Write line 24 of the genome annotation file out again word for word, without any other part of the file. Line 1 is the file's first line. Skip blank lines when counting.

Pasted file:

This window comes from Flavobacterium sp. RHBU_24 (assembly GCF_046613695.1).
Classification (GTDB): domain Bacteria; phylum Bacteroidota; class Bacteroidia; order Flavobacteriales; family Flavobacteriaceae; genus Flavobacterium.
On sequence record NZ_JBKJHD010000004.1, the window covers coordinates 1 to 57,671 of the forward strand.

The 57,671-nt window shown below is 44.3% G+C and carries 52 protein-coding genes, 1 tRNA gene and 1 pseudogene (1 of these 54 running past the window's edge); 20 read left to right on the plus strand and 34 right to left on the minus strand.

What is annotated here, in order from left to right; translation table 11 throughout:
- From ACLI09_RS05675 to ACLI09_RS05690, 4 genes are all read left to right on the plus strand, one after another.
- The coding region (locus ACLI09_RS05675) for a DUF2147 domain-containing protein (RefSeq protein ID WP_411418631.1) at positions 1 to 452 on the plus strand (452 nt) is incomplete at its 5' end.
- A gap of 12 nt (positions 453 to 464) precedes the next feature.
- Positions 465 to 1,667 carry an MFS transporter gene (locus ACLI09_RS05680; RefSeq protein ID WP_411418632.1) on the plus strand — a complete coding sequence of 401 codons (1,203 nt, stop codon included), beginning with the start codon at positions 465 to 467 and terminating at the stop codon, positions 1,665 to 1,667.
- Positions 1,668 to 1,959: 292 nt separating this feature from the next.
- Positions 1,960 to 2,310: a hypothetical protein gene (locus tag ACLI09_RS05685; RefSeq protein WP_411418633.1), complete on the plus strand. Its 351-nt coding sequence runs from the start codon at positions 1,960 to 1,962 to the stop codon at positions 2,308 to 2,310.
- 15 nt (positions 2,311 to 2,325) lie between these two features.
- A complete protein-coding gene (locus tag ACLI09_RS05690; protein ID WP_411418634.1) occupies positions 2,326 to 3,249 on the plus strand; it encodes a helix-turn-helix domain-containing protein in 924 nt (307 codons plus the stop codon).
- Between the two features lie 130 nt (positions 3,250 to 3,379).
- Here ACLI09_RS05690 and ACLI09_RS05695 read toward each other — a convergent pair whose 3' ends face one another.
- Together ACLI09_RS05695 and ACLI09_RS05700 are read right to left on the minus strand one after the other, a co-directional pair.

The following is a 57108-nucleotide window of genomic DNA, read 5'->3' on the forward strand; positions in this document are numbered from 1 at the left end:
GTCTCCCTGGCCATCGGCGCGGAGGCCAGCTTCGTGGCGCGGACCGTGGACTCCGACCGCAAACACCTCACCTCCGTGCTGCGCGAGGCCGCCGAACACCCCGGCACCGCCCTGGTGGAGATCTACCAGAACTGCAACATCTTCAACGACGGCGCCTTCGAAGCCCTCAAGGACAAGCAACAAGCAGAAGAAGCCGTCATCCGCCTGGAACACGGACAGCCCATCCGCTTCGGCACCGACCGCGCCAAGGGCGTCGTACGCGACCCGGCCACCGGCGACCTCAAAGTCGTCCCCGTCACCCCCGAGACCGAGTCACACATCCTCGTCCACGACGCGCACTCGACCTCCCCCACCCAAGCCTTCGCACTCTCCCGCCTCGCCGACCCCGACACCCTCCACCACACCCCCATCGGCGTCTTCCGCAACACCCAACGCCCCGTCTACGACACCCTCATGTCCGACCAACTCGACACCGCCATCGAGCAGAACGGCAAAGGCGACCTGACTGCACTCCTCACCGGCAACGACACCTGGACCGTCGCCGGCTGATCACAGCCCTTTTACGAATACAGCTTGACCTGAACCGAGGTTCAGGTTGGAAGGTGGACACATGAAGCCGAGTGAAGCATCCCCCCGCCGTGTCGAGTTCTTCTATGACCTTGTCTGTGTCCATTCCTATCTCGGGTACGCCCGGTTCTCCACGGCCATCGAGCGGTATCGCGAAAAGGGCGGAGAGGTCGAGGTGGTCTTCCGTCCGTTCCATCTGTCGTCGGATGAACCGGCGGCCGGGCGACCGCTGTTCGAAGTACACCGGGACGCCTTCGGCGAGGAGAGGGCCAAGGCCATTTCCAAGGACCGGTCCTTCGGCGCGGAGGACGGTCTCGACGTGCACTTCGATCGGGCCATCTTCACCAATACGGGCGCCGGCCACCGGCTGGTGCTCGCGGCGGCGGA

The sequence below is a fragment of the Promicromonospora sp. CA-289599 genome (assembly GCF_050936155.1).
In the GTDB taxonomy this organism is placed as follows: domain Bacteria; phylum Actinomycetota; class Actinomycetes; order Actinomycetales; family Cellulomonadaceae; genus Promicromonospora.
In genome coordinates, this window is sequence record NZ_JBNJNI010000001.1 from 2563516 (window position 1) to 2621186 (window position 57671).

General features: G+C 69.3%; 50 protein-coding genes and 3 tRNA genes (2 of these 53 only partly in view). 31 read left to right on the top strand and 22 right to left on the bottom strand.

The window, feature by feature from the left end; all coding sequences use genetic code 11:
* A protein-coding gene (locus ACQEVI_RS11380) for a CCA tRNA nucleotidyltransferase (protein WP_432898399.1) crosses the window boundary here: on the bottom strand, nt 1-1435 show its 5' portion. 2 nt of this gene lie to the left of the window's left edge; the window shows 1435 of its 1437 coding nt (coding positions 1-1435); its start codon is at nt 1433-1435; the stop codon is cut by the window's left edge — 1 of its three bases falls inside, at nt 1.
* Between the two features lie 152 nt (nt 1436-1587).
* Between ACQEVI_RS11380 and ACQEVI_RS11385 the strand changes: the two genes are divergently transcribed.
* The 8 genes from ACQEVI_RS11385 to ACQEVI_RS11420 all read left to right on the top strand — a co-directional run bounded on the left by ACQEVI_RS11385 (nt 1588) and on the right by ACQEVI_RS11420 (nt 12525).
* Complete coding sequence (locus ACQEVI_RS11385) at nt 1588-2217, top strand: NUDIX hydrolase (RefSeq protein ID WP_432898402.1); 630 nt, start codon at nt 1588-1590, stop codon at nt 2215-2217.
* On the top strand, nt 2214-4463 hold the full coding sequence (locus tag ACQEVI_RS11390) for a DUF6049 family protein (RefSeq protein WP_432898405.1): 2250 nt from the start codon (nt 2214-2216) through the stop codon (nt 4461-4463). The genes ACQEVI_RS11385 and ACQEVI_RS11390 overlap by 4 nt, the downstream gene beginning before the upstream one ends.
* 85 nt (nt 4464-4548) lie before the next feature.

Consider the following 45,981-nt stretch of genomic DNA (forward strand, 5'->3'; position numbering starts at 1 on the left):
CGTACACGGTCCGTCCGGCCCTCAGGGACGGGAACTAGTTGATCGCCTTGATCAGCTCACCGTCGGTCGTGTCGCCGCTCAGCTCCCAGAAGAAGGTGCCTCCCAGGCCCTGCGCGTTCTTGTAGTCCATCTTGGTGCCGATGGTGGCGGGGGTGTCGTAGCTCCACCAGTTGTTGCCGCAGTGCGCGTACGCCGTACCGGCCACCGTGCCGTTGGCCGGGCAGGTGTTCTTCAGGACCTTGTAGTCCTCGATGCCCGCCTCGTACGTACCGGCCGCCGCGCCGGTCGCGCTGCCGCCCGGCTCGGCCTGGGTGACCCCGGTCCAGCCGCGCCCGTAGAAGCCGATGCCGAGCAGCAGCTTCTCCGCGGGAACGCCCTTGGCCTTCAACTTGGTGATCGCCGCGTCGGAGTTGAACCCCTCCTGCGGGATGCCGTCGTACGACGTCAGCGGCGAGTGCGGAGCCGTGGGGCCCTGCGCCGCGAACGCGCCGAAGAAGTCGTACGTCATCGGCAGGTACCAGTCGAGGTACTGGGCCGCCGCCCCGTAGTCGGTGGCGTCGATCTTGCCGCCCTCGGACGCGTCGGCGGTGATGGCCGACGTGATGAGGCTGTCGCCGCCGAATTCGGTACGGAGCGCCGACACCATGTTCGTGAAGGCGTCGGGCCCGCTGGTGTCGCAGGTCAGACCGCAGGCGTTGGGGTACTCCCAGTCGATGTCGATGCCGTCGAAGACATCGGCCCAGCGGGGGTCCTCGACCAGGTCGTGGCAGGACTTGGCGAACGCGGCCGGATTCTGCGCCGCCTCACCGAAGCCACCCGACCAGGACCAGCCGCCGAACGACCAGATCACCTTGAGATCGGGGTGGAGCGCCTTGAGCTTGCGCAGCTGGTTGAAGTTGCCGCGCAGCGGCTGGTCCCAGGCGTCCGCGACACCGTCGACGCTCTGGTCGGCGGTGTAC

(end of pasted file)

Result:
* A protein-coding gene (locus ACQEVI_RS11380) for a CCA tRNA nucleotidyltransferase (protein WP_432898399.1) crosses the window boundary here: on the bottom strand, nt 1-1435 show its 5' portion. 2 nt of this gene lie to the left of the window's left edge; the window shows 1435 of its 1437 coding nt (coding positions 1-1435); its start codon is at nt 1433-1435; the stop codon is cut by the window's left edge — 1 of its three bases falls inside, at nt 1.